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oncechance
03-18-2010, 09:54 AM
bfisher/Montalaar,

Is it a good idea to serve the string where it goes over the idler wheel? I just purchased my Firecat this year and I keep the string waxed good. I get paranoid about threads that I read and this one is making me paranoid. Should I or just let it go and enjoy the bow? Please help ease the paranoia.

Thanks,

Montalaar
03-18-2010, 10:34 AM
As long as you experience no problems with string wear i would not serve it. A friend of mine had a Bengal without serving on the idler and had no problems (now she has a new string with serving..).

If you want to assure yourself that nothing happens you can apply a serving. I do not see this as a necessary thing just as an option. As long as there is no wear around the idler there should be no problem.

oncechance
03-18-2010, 10:53 AM
Thanks for the feedback Simon.

bfisher
03-18-2010, 04:59 PM
I'm not laughing at you, but I do find this a little off-key. Are you asking about the FireCat? It doesn't have an idler wheel. It's got two cams.

Now if you are asking about a single cammed bow then I can see Simon's point. However, last year I had a Moab with the single M2Pro cam. The string was not served where it rolled over the idler nor were the cable znd string served where they roll through the CCS. The first thing I did was serve both places.

I agree with Simon in that there is no need if you don't have a problem area there, but I'd err on the side of caution and do it first thing. Once you start noticing wear in these areas the string and cable have already been damaged to some extent. Why take the chance?

Montalaar
03-19-2010, 01:43 AM
Oh, come on Barry...

In 2010 there is a Single-Cam Firecat TR1 and a Twin-Cam Firecat TR2. Do not tell me that you forgot about that! ;)

Ehunter
03-20-2010, 01:13 PM
I've shot a Moab for 2 years with no serving on the string around the idler wheel. Not a bit of string wear showing. I think if everything is set up right and looking fine, you should have no worries. If it does bother you, no harm in serving it.

bfisher
03-20-2010, 03:57 PM
Oh, come on Barry...

In 2010 there is a Single-Cam Firecat TR1 and a Twin-Cam Firecat TR2. Do not tell me that you forgot about that! ;)

Sorry to say, Simon, but that did slip my mind. Guess my mind i slipping.

bowgramp59
03-20-2010, 08:43 PM
the next time i have strings mad for my moabs there will be no serving around the idler wheel, as a mater of fact ther will be no serving anywhere that isn't nessary. martin wouldn't put a bow out without serving if they thought it would cause a problem, i shot a moab for quit a time that wasn't served, no problems. i'm not sure we need it where the string contacts the sts, all that serving slows the string down and IMO makes more noise.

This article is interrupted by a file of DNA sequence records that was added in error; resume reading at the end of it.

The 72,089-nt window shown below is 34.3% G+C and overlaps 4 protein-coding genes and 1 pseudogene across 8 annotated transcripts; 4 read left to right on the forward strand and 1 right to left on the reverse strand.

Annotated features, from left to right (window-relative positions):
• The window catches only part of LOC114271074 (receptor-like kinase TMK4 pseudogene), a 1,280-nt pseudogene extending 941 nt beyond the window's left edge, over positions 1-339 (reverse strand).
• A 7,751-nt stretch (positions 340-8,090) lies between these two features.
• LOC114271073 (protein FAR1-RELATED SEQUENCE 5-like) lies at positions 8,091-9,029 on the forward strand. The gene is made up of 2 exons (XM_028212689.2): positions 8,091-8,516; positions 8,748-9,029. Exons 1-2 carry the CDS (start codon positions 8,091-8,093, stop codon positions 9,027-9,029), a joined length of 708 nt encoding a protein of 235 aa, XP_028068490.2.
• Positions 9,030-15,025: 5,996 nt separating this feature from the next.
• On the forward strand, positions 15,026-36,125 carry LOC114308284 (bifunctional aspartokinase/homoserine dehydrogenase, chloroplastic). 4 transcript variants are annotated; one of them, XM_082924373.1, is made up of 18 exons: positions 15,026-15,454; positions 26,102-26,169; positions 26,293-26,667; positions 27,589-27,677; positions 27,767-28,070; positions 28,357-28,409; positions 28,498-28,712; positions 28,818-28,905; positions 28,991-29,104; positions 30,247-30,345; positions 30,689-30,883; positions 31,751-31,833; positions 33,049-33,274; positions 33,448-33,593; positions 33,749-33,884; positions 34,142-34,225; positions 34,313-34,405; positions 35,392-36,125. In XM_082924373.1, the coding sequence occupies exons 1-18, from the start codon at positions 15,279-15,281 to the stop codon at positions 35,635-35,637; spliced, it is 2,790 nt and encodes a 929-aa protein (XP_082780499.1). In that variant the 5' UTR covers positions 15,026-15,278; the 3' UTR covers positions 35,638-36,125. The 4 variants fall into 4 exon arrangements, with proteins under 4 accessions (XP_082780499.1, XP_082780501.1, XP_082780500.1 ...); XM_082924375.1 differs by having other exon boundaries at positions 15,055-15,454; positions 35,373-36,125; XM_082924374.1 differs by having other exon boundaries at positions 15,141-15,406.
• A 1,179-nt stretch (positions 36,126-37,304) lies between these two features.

bfisher
03-21-2010, 02:34 PM
Gramps,

You're entitled to your opinion, but I have requested the shortest serving I could from several custom string makers and gotten the same suggestion from them. Serving over the idler does not slow the bow down to any extent because it's not near the center section where the nock (loop) is located. Same can be said for the end servings on any string/cable or where the string rolls through the CCS rollers.

I would agree that having a long center serving that extends all the way to the factory STS is totally unecessary. In fact, any center serving longer than about 3" is totally unnecessary.

As for the idea of Martin not putting serving over the idler section? I'm not always so sure I'd "take their word for it" that it's not needed. Just generally speaking, we consumers become guinea pigs for a lot of "innovations" that may or may not work out in the real world. Somebody has to do the experimenting and the engineers at factories don't have the time to shoot thousands of shots out any given bow to what works or doesn't. That's what we're here for.

golfn4me2
03-22-2010, 07:14 AM
Sorry Gentelmen, I,m new to this forum and can't figure out how to start my own thread. Have a question for anyone...Are the modules which accompany a new bow for real or just to determine the proper draw length. I'm being told that "real" (used for shooting) modules are metal and these plastic ones should not be used permantly. Any help will appreciated. Thanks in advance

Spiker
03-22-2010, 08:09 AM
Sorry Gentelmen, I,m new to this forum and can't figure out how to start my own thread. Have a question for anyone...Are the modules which accompany a new bow for real or just to determine the proper draw length. I'm being told that "real" (used for shooting) modules are metal and these plastic ones should not be used permantly. Any help will appreciated. Thanks in advance

You shouldn't have any problems using the composite modules however if you are concerned you can purchase a metal one thru your dealer when you know which one suits you best.

bfisher
03-22-2010, 11:42 AM
Sorry Gentelmen, I,m new to this forum and can't figure out how to start my own thread. Have a question for anyone...Are the modules which accompany a new bow for real or just to determine the proper draw length. I'm being told that "real" (used for shooting) modules are metal and these plastic ones should not be used permantly. Any help will appreciated. Thanks in advance

As said you can order a metal one, but the composite modules have been in use for many years. They usually hold up well unless you get careless and crossthread one.